The Queen’s Speech was today. This sets out the legislative agenda for the new Government and lists expected new Acts of Parliament the Government hopes to pass in the coming year. There are reports that this Queen’s Speech may be intended to cover a two year period, but with the likelihood of an early election it may end up being very short indeed. Either way, the agenda is dominated by Brexit to the exclusion of almost everything else. This will be the story of our country for the next decade or so: trying to sort out Brexit to the exclusion of all else.
A new Immigration Bill is proposed. However, it is extremely thin on detail and it is aimed entirely at dealing with EU immigration. The full text of the briefing notes on the proposed Bill read as follows:
“This will be complemented by legislation to ensure that the United Kingdom makes a success of Brexit, establishing new national policies on immigration”
The purpose of the Bill is to:
• Allow the Government to end the EU’s rules on free movement of EU nationals in the UK and make the migration of EU nationals and their family members subject to relevant UK law once the UK has left the EU, whilst still allowing the UK to attract the brightest and the best.
The main benefits of the Bill would be:
• To ensure we have the flexibility to create a fair and sustainable immigration system that gives us control over the numbers of people who come to the UK from the EU.
The main elements of the Bill are:
• To allow the Government to repeal EU law on immigration, primarily free movement, that will be saved and converted into UK law by the Repeal Bill.
• To allow the Government to make the migration of EU nationals and their family members subject to relevant UK law once the UK has left the EU.
Territorial extent and application
• The Bill would apply to the UK. Immigration is a reserved matter.
• The Repeal Bill will save and convert EU law into UK law before we leave the EU. We are introducing an Immigration Bill that allows us to end free movement in the UK and bring EU nationals within the UK’s immigration system.
And that is it. There is no detail on what will replace EU free movement law, no indication of whether new UK rules might be introduced specifically for EU migrants in future, no hint as to whether existing EU residents might be treated differently to future EU law entrants, nothing on guaranteeing the rights of existing EU residents and nothing on whether there might be transitional arrangements.
There is also nothing on the net migration target, increases to immigration charges, increasing the spouse minimum earnings threshold, or deportation of foreign nationals. The net migration is not a law but a policy intention, though, and many changes can be made by secondary legislation, which need not be trailed in the Queen’s Speech.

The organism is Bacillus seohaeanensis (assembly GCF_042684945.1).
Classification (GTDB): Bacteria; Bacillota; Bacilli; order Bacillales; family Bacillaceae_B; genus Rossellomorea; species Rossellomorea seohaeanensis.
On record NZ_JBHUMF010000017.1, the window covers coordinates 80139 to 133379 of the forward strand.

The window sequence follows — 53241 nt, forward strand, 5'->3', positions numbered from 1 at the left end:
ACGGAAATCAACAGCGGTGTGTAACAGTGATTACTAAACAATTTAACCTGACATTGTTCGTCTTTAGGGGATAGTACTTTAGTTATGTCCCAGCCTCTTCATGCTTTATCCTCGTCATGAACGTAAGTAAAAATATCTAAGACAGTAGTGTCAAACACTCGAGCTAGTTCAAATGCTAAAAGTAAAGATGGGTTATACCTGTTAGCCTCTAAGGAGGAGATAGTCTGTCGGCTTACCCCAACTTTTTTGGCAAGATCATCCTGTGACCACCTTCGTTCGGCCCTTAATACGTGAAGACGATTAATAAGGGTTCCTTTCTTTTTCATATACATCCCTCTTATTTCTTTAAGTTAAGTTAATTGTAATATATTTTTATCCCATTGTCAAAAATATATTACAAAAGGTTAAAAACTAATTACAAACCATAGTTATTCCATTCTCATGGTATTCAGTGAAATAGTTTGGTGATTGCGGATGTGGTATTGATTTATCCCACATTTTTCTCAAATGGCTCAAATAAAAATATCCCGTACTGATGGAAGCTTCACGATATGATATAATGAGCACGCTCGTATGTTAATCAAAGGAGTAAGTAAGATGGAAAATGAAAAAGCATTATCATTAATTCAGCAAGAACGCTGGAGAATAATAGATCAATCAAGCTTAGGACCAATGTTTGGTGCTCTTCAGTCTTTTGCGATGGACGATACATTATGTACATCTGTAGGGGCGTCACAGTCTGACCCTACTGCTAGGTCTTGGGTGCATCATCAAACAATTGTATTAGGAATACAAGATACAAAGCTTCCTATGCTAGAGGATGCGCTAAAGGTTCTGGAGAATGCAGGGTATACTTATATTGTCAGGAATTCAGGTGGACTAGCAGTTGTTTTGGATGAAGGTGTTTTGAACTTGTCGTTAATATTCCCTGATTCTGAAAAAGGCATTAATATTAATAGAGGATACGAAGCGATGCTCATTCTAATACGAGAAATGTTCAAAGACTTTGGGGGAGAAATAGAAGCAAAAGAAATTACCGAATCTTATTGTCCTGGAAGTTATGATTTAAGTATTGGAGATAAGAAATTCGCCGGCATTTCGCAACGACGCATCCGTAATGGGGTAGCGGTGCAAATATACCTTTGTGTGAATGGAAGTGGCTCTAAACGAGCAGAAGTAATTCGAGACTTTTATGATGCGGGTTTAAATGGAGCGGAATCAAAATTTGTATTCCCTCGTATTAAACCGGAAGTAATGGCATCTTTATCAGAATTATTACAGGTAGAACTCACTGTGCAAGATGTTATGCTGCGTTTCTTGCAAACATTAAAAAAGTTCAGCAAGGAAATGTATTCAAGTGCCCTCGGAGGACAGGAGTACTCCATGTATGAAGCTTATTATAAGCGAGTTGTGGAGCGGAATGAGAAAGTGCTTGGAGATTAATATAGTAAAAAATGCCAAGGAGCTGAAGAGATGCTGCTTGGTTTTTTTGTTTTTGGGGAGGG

The only Brexit based amendment to primary legislation I can think of that needs to be made by an Act of Parliament is to replace section 7 of the Immigration Act 1988, which is the root of the exclusion from UK immigration control for EU nationals:
7. Persons exercising Community rights and nationals of member States.
(1) A person shall not under the principal Act require leave to enter or remain in the United Kingdom in any case in which he is entitled to do so by virtue of an enforceable EU right or of any provision made under section 2(2) of the European Communities Act 1972.
(2) The Secretary of State may by order made by statutory instrument give leave to enter the United Kingdom for a limited period to any class of persons who are nationals of member States but who are not entitled to enter the United Kingdom as mentioned in subsection (1) above; and any such order may give leave subject to such conditions as may be imposed by the order.
(3) References in the principal Act to limited leave shall include references to leave given by an order under subsection (2) above and a person having leave by virtue of such an order shall be treated as having been given that leave by a notice given to him by an immigration officer within the period specified in paragraph 6(1) of Schedule 2 to that Act.
This section allows for EU nationals to be granted limited leave under UK law anyway, although not indefinite leave to remain. The section could be amended or scrapped in the Not-So-Great Repeal Bill. Everything else could be accomplished with changes to secondary legislation.
So maybe the Immigration Bill will be very short indeed and we will see a lot more in secondary legislation. Or maybe the Bill will include more than the briefing notes suggest.